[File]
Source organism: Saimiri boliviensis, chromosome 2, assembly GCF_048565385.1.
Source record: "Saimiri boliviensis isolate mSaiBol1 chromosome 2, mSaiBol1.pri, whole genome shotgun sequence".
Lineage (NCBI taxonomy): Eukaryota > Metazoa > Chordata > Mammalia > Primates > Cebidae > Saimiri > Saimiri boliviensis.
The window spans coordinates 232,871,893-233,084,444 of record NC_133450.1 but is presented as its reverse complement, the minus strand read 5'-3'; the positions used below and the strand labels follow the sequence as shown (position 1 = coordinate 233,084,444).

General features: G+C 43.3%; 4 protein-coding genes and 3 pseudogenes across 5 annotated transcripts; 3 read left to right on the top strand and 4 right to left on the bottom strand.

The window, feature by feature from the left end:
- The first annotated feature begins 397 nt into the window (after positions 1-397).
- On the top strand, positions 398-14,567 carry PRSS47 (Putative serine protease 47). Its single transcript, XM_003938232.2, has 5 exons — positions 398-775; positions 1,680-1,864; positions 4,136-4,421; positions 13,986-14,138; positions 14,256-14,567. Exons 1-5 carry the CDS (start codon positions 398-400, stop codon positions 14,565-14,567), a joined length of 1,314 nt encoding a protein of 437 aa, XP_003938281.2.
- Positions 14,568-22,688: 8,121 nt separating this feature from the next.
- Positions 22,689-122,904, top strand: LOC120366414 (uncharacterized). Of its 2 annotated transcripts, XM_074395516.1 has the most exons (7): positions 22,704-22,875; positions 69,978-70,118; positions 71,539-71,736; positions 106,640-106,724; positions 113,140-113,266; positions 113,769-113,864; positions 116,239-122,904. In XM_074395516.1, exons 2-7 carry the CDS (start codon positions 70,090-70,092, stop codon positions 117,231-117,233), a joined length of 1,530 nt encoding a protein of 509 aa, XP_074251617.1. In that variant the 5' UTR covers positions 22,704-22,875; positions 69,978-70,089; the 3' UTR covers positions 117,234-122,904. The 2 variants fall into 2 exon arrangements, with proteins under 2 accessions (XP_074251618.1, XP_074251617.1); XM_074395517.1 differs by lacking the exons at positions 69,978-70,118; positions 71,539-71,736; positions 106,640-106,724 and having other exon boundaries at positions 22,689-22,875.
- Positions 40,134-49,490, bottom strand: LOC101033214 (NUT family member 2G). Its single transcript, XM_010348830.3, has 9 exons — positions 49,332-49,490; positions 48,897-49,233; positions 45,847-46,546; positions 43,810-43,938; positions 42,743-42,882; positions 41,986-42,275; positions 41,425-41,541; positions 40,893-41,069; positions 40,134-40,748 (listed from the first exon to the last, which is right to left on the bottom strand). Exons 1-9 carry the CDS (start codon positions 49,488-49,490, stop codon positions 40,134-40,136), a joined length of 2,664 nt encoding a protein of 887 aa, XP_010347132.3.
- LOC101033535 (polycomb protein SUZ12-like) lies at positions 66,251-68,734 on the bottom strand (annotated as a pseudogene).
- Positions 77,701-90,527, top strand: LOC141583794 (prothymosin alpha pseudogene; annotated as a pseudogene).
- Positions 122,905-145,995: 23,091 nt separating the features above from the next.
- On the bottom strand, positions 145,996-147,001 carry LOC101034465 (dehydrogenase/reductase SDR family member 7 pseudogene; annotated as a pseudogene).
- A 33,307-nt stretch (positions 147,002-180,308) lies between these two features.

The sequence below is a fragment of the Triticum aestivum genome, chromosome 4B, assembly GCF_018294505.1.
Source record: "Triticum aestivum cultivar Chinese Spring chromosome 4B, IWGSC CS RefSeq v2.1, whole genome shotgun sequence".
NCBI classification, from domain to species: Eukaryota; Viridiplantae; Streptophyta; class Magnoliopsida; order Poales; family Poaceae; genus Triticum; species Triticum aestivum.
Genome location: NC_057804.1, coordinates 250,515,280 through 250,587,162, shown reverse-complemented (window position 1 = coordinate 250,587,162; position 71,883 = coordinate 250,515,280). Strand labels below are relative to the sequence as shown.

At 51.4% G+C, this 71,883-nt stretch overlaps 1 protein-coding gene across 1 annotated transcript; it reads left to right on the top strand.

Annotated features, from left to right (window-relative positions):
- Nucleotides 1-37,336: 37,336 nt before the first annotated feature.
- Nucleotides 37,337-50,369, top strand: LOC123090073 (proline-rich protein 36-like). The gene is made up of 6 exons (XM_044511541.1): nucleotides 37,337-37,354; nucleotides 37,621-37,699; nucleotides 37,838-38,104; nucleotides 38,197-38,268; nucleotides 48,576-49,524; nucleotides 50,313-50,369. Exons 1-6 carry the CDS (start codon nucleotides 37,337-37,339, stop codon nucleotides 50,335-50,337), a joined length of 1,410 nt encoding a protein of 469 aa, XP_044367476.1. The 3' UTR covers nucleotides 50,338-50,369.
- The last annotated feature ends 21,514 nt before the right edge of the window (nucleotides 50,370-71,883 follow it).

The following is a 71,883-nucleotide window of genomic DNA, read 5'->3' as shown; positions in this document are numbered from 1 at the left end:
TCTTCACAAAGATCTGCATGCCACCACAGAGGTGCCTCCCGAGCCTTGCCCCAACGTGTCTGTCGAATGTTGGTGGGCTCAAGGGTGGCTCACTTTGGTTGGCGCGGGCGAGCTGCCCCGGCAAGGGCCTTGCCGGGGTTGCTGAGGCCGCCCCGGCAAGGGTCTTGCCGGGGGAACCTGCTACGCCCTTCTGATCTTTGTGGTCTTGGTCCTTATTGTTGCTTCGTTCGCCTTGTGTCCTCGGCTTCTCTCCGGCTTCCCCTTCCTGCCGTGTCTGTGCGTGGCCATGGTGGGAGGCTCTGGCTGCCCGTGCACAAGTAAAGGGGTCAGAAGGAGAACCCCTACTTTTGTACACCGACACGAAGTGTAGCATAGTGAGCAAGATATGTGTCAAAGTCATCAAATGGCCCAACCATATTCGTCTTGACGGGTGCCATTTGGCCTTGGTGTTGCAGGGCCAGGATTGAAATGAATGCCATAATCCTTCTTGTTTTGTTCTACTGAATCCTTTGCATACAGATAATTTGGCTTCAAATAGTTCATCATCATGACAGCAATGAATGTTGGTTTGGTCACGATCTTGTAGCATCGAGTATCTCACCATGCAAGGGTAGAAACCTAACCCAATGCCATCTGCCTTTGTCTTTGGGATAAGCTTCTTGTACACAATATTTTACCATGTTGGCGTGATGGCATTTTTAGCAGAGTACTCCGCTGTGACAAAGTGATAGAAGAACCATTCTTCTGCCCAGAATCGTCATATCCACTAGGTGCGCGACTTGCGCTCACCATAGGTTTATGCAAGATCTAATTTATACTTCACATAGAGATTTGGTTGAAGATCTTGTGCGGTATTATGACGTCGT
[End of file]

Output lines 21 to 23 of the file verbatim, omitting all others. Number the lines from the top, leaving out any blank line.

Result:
At 51.4% G+C, this 71,883-nt stretch overlaps 1 protein-coding gene across 1 annotated transcript; it reads left to right on the top strand.

Annotated features, from left to right (window-relative positions):
- Nucleotides 1-37,336: 37,336 nt before the first annotated feature.